It may help to set the framework for this exchange to mention that the main reason for disagreement on global warming is probably the reliance on science both for factual and ethical conclusions. This problem is pointed out by Dr. Daniel Sarewitz, member of the Consortium for Science, Policy and Outcomes at Arizona State University. He writes that controversies like global climate change, genetically modified foods, nuclear energy, biodiversity, air and water pollution, and toxic wastes, rarely come to satisfying resolutions - largely because the scientific enterprise exacerbates disagreement rather that resolving it. (7) The central point is that numerous, sometimes competitive, scientific disciplines seek to understand the complexity of nature and sometimes give factual, but incomplete, views of reality.

Using climate change as an illustration, it can be variously understood as a problem of climate impact, biodiversity, land use, energy use, water use, agricultural productivity, public health, economic development, demographics, etc. Each scientific discipline involves a variety of interests and values which effect how they assemble and interpret an insurmountable amount of information. So ideologies and values affect choices and lots of data can be amassed to support a number of positions. These facts make it hard to discern the truth on matters like global warming and call us to sift the evidence carefully.

The third article in this issue is a provocative piece titled “Animal Rights and Apologetics” by Rich Milne, formerly of Probe Ministries. I say “provocative” because the reader probably anticipates the normal Christian response to an extreme, new age, vegetarian, PETA-type position which elevates the rights of animals to the same level as humans (or even higher). But Milne addresses the moral and ethical questions of unnecessary abuse in the killing and torture of animals by those who are processing them for food. Milne affirms that eating meat and animal products is clearly allowed in scripture, but writes, “It is the way the animals that provide that meat live and die that belies our preaching a kingdom where cruelty is to be reduced rather than intensified.” We encourage our readers to carefully ponder the questions Milne raises.

THE CALL FOR BALANCE
When it comes to difficult issues like the environment, the Christian can rest in the fact that we have God’s revelation to give us a balanced perspective. We can be sure that radical New Age environmentalism—the “deep ecology of Gaia” that worships nature—is a false framework. We do not worship nature or creation rather than the Creator. But we also know that the created world is marred by the curse because of humankind’s disobedience to our creator. We also know that we have been given stewardship over creation to care for it so that it may be used to serve mankind to the glory of God.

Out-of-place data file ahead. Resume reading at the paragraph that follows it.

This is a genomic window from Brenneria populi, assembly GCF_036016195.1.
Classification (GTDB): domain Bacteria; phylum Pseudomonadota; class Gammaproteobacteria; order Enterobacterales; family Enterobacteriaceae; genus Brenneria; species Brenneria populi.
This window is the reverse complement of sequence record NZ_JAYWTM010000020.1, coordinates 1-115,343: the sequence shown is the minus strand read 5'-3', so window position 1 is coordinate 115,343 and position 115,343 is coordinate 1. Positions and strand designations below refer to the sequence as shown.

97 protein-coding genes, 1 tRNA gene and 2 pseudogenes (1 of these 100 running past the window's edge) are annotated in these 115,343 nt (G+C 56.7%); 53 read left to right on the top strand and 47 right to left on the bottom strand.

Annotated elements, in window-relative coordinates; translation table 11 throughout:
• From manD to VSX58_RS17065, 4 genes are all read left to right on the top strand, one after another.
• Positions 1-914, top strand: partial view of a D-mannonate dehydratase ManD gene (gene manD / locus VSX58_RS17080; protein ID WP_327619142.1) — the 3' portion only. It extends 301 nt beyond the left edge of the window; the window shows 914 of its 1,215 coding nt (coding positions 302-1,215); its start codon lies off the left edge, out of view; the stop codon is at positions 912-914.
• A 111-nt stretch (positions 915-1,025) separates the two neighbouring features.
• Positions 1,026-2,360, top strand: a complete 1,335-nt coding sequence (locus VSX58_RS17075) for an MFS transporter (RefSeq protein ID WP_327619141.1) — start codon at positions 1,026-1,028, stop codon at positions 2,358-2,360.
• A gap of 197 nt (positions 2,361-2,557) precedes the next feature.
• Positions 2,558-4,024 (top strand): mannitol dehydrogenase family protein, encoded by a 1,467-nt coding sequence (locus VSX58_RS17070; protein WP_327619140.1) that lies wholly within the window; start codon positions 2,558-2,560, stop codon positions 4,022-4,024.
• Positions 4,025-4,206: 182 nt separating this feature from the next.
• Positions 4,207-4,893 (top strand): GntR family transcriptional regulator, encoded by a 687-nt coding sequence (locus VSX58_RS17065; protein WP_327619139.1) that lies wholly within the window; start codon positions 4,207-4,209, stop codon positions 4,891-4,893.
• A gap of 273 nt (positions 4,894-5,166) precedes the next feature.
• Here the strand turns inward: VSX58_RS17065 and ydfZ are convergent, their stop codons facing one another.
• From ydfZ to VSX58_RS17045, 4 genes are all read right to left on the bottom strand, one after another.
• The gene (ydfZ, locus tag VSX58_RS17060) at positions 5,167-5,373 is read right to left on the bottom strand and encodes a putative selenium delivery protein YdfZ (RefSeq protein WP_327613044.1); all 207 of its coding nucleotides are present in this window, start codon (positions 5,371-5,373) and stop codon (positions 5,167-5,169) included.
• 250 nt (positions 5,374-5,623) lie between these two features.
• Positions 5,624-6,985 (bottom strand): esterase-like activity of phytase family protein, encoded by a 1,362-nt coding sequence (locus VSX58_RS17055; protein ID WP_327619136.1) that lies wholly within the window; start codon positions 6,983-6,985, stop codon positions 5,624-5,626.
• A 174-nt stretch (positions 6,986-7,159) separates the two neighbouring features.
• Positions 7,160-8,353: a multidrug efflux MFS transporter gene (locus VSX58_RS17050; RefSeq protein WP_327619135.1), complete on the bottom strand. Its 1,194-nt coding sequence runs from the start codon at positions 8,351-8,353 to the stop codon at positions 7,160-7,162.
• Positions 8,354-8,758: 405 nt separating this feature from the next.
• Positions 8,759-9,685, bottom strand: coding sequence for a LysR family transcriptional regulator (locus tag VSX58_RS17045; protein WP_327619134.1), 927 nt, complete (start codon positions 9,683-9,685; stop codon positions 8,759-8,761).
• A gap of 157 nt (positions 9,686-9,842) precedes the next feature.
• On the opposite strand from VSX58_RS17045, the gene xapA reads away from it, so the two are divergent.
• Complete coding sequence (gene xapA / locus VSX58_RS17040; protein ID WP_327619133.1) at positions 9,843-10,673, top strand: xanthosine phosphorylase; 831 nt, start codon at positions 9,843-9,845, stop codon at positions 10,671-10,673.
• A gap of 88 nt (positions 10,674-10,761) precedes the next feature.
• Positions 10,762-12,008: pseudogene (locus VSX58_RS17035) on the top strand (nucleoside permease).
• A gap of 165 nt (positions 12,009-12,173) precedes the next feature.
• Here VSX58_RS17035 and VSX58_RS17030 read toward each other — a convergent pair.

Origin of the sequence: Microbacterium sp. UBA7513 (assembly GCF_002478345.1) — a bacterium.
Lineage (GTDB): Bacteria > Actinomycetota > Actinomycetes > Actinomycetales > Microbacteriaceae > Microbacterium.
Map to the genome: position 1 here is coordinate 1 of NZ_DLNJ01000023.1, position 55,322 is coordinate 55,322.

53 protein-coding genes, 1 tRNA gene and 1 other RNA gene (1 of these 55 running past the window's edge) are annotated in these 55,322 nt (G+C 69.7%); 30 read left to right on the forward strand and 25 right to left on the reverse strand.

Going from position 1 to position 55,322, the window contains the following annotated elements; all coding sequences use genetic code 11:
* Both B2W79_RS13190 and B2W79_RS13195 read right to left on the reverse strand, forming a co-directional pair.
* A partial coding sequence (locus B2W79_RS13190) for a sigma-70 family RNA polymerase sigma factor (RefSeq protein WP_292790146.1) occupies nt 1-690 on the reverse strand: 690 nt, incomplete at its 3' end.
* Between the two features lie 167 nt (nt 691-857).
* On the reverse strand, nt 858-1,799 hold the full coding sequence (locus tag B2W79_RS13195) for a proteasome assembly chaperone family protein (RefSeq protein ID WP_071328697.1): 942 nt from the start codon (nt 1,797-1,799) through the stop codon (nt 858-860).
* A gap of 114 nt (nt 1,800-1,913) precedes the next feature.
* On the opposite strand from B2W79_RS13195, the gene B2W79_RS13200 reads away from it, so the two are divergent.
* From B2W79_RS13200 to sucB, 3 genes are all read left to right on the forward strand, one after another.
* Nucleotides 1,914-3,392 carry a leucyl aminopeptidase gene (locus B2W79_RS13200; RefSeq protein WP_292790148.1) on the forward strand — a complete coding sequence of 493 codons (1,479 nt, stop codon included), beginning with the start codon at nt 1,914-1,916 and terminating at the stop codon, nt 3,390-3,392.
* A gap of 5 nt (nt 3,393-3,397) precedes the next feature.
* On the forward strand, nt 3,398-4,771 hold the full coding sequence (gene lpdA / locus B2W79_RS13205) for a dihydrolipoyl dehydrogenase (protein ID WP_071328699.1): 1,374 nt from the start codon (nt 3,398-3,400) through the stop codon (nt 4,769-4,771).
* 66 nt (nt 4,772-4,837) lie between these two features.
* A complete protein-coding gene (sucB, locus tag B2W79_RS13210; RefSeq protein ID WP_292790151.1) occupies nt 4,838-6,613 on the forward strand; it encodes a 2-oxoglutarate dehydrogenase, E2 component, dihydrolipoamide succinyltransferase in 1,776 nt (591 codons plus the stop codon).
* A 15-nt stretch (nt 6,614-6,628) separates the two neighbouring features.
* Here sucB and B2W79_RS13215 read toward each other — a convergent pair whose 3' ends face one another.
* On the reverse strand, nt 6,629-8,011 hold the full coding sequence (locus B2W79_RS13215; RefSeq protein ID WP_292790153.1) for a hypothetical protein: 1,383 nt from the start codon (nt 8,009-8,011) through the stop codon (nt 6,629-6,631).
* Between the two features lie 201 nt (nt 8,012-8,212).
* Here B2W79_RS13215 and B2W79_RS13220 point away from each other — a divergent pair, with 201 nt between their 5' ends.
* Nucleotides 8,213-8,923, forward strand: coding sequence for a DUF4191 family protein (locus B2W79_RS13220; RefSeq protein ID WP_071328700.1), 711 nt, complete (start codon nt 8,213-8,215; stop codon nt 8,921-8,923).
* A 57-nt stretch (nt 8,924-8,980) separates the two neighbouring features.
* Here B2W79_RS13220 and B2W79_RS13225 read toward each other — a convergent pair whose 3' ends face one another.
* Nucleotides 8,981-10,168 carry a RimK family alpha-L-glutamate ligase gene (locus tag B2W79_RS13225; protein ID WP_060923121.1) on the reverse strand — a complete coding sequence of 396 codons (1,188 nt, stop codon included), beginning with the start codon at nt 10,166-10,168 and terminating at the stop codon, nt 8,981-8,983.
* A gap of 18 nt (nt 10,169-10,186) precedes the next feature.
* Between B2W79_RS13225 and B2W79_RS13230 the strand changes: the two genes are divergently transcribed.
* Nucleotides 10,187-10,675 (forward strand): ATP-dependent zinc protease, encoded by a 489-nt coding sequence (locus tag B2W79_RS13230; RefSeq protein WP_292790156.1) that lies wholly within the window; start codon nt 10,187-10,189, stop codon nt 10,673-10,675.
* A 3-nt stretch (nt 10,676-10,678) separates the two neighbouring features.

So, even though we do not adopt the radical environmental position of the New Age that places nature above human needs, we must also avoid being “conformed to this world” by adopting the consumerism and materialism that lies at the other end of the spectrum. The environment is to be used as a resource to serve man, to be sure, however it doesn’t ultimately belong to us, but to God. And thus we have a God-given responsibility to preserve and protect the environment not only for the sake of future generations, but also because of creation’s own intrinsic value.

Revelation 21-22 makes it clear that the ultimate purpose of redemption is not to escape the material world, but to renew it. God’s purpose is not only saving individuals (although that’s crucial) but also inaugurating a new world based on justice, peace, and love, not power, strife, and selfishness. “Thy kingdom come, Thy will be done on earth as it is in heaven.”

Craig Branch is director of the Apologetics Resource Center, Birmingham, Alabama.

NOTES
1 George Barna, “New Survey Shows Areas of Spiritual Life People Feel Most Confident About,” online article at www.barna.org (September 27, 2005).
2 George Barna, “Most Adults Feel Accepted by God, But Lack a Biblical Worldview,” online article at (www.barna.org (August 9, 2005).
3 “Natural Earth Day Poll on the Environment,” online article from University of Connecticut Center for Survey Research and Analysis (April 10, 2006) at www.csra.uconn. edu.
4 Richard Lindzen, “Don't Believe the Hype,” Wall Street Journal (July 2, 2006) online at www.opinionjournal.com/ forms/printthis.html?id=110008597.
5 Edward Wilson, “Apocalypse Now—a Scientist’s plea for Christian environmentalism,” The New Republic (Sept. 4, 2006) online at www.tnr.com/doc.mhtml?i=20060904&s =wilson090406.
6 To view both documents, go to www.christianandclimate. org and www.interfaithstewardship.org.
7 Daniel Sarewitz, “How Science Makes Environmental Controversies Worse,” Environmental Science and Policy 7 (2004): 385-403, online at www.sciencedirect.com.